Thanks to feedback loops between the heart, brain, and lungs, the breath is like a lever we can pull to ease our bodies and minds during high-stake moments. Every time we inhale, the heart receives the message to beat faster.
Conversely, the exhale initiates the "vagal brake," signaling the heart to slow down . You can stimulate your vagus nerve by making your exhales longer than your inhales.
This mode of breathing changes the degree to which the vagus nerve influences the heart. Slow inhalations allow the vagus to inhibit the heart rate, issuing a message of safety to the brain. As you continue to breathe in this way, the brain will further support this message by activating parasympathetic functions.
Below, we focus on two ways to stimulate the vagus with the breath: diaphragmatic breathing and music, particularly singing and playing wind instruments.
Deep, diaphragmatic breathing
When anxious or stressed, we take quick, shallow breaths, initiating a vicious cycle: one where stressful thoughts encourage shallow breathing, and shallow breathing further contributes to tense, fearful thoughts. But it can be surprisingly easy to intervene in this process, using the long and slow exhales to invoke a sense of calm.
A large body of research has shown that controlled breathing exercises regulate blood pressure, heart rate, and anxiety. Research in Frontiers in Human Neuroscience focused on the ways slowed breathing and extended exhales stimulate the vagus, causing parasympathetic dominance . Contemplative practices, such as pranayama yoga , Kundalini yoga , and Yoga Nidra  trigger calmness because of their emphasis on controlled breathing.
The simplest way to change the dynamics of your breathing is to do a 5-10 minute breath-focused meditation.
Set a timer, then start by taking a deep breath in, keeping your hand on your stomach to feel it expand as you inhale. Hold the inhale for 5-10 seconds, extending your exhale for about twice as long. If your attention drifts (and it will), let the rising and falling of your hand on your stomach serve as an anchor to the present moment.
Music: Self-expression, social bonding, and finding your flow
When you sing, your exhales extend longer than your inhales . As a result, you adopt a breathing rhythm that sends the body safety signals. Simultaneously, singing, humming, chanting, and playing wind instruments (like the flute) trigger muscles in the back of the throat connected to the vagus nerve, engaging the parasympathetic system.
Researchers have long been fascinated by the health benefits of music. For example, a study in Frontiers in Human Neuroscience explored the neurochemical events underlying group singing, finding reductions in adrenocorticotropic hormone (ACTH), which controls the production of the stress hormone, cortisol.
The research also showed that improvised group singing raised oxytocin, which drives social bonding . These findings suggested that making music with a group can not only reduce stress and anxiety but inspire what they call "social flow," a feeling of interconnectedness with other people.
This state of interconnectedness aligns with the concept of flow, known to psychologists as a state of total absorption in the present. The flow state is a peak experience where a person feels so at peace with a task that the process becomes its own reward.
Because it turns down the volume on self-criticism and other types of inner chatter, flow can bring a high level of clarity and fulfillment to your life. If music isn’t your thing, consider committing to a daily practice of whatever brings you joy. Like the question author Brené Brown posed in her book Daring Greatly, ask yourself, “What’s worth doing, even if I fail?”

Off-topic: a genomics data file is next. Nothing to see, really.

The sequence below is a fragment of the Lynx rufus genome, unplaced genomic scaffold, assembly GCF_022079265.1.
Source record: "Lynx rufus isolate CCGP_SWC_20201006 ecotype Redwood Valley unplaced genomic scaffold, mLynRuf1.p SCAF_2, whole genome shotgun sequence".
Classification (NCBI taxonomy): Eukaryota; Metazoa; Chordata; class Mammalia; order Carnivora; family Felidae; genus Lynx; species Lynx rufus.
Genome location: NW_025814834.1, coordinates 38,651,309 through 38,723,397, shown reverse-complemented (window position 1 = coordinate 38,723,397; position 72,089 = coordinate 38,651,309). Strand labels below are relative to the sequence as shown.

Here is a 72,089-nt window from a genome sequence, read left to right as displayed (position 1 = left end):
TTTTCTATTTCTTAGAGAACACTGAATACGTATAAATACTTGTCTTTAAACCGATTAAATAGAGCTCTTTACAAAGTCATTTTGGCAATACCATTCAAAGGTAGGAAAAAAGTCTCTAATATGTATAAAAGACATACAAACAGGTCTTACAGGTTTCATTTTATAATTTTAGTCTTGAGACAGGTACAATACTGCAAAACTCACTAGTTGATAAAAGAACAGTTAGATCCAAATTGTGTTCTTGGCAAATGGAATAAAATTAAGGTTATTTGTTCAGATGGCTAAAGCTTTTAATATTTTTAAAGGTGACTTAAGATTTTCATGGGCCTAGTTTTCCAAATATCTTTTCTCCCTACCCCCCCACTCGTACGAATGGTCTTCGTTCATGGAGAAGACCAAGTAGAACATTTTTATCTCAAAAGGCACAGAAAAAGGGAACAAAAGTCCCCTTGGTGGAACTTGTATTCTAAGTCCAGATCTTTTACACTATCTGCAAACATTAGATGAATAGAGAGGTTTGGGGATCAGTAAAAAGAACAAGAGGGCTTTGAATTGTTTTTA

Hormesis: not all stress is bad
"Hormesis" refers to the idea that short bursts of certain types of stressors trigger cellular events that support health. In large amounts, stressors like high-intensity exercise, heat, or cold water immersion can harm you.
But when done intermittently and in small quantities, they can make you more resilient to mental and physiological stress in the future .
Although hormetic stressors come in many forms, extreme temperature exposure, high-intensity interval training (HIIT), and weight training have intriguing effects on the nervous system.
Cold and heat exposure
Cold exposure has become a personal development cliché. But you do not need to swim in the arctic or bathe in ice to reap its benefits. Even 30 seconds of cold exposure after a warm shower can train the body to respond differently to stress.
Cold water first provokes a sympathetic response, usually marked by a rapid, shallow inhale. But as you acclimate, you activate the parasympathetic response, with calming effects lasting hours after exposure . Cold immersion also stimulates the hormone and neurotransmitter norepinephrine, supporting mental clarity, focus, and a positive mood .
If you’re more comfortable with heat, saunas can also train your parasympathetic response. A 2019 study in Complementary Therapies in Medicine found that 30-minute sauna sessions significantly affected autonomic nervous system balance .
During the cool-down period, HRV increased, signaling a decrease in sympathetic function and a rise in parasympathetic function. If you become a sauna bather, start with 5 to 10 minutes, then gradually increase your time inside.
High-Intensity Interval Training
Not all types of exercise support nervous system balance. If you’re already stressed, certain types of exercise can exacerbate stress by provoking a sympathetic response. You can exercise to relieve (rather than amplify) stress by optimizing its duration and intensity.
Research in the Journal of Science and Medicine in Sport found that short bursts of high-intensity exercise, followed by periods of less rigorous movement, were most supportive of neuroplasticity . Neuroplasticity, or the capacity of the brain to change its structure and function to accommodate changing conditions, is essential for learning, memory, and injury recovery.
HIIT may support neuroplasticity because of the way it affects stress hormones. The authors theorized that high-intensity interval training (HIIT) helps the brain regulate cortisol production during exercise.
Exercise tends to drive cortisol production, but training at a high and continuous intensity may raise levels to the extent that they interfere with the beneficial effects of exercise . By pairing bouts of high-intensity with slower, less demanding intervals, cortisol levels don't get high enough to interfere with neuroplasticity gains.